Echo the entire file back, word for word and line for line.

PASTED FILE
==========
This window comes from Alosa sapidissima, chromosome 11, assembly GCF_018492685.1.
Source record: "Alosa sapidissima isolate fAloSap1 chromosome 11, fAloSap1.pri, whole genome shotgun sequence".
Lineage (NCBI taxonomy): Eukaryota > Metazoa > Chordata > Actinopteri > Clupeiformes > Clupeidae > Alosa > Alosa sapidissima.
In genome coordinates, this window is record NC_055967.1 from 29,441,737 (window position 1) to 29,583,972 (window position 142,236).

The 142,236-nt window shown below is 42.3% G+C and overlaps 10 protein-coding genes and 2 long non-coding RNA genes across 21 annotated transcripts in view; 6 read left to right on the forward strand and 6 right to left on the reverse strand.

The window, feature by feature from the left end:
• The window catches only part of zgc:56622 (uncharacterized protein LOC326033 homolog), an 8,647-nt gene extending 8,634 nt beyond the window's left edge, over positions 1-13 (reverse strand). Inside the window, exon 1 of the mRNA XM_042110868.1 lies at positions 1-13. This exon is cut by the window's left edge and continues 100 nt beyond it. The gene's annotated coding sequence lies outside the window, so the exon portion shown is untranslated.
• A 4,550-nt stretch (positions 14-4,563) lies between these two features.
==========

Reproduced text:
This window comes from Alosa sapidissima, chromosome 11, assembly GCF_018492685.1.
Source record: "Alosa sapidissima isolate fAloSap1 chromosome 11, fAloSap1.pri, whole genome shotgun sequence".
Lineage (NCBI taxonomy): Eukaryota > Metazoa > Chordata > Actinopteri > Clupeiformes > Clupeidae > Alosa > Alosa sapidissima.
In genome coordinates, this window is record NC_055967.1 from 29,441,737 (window position 1) to 29,583,972 (window position 142,236).

The 142,236-nt window shown below is 42.3% G+C and overlaps 10 protein-coding genes and 2 long non-coding RNA genes across 21 annotated transcripts in view; 6 read left to right on the forward strand and 6 right to left on the reverse strand.

The window, feature by feature from the left end:
• The window catches only part of zgc:56622 (uncharacterized protein LOC326033 homolog), an 8,647-nt gene extending 8,634 nt beyond the window's left edge, over positions 1-13 (reverse strand). Inside the window, exon 1 of the mRNA XM_042110868.1 lies at positions 1-13. This exon is cut by the window's left edge and continues 100 nt beyond it. The gene's annotated coding sequence lies outside the window, so the exon portion shown is untranslated.
• A 4,550-nt stretch (positions 14-4,563) lies between these two features.